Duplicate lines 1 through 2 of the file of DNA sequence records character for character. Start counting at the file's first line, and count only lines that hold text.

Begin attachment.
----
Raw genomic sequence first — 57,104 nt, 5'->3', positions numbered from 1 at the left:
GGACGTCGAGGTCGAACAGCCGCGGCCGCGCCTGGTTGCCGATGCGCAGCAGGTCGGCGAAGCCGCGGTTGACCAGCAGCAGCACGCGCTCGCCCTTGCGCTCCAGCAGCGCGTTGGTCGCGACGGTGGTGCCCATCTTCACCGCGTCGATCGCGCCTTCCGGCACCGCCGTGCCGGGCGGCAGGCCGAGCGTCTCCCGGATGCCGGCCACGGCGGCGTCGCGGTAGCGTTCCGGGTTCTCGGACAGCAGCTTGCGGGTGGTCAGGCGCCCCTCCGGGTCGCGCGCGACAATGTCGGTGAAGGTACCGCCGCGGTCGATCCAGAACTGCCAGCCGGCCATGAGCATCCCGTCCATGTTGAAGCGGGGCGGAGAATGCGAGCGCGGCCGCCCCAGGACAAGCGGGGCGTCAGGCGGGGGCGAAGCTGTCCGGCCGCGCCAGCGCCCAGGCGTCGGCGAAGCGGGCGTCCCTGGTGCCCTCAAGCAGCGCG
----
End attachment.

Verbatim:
Raw genomic sequence first — 57,104 nt, 5'->3', positions numbered from 1 at the left:
GGACGTCGAGGTCGAACAGCCGCGGCCGCGCCTGGTTGCCGATGCGCAGCAGGTCGGCGAAGCCGCGGTTGACCAGCAGCAGCACGCGCTCGCCCTTGCGCTCCAGCAGCGCGTTGGTCGCGACGGTGGTGCCCATCTTCACCGCGTCGATCGCGCCTTCCGGCACCGCCGTGCCGGGCGGCAGGCCGAGCGTCTCCCGGATGCCGGCCACGGCGGCGTCGCGGTAGCGTTCCGGGTTCTCGGACAGCAGCTTGCGGGTGGTCAGGCGCCCCTCCGGGTCGCGCGCGACAATGTCGGTGAAGGTACCGCCGCGGTCGATCCAGAACTGCCAGCCGGCCATGAGCATCCCGTCCATGTTGAAGCGGGGCGGAGAATGCGAGCGCGGCCGCCCCAGGACAAGCGGGGCGTCAGGCGGGGGCGAAGCTGTCCGGCCGCGCCAGCGCCCAGGCGTCGGCGAAGCGGGCGTCCCTGGTGCCCTCAAGCAGCGCG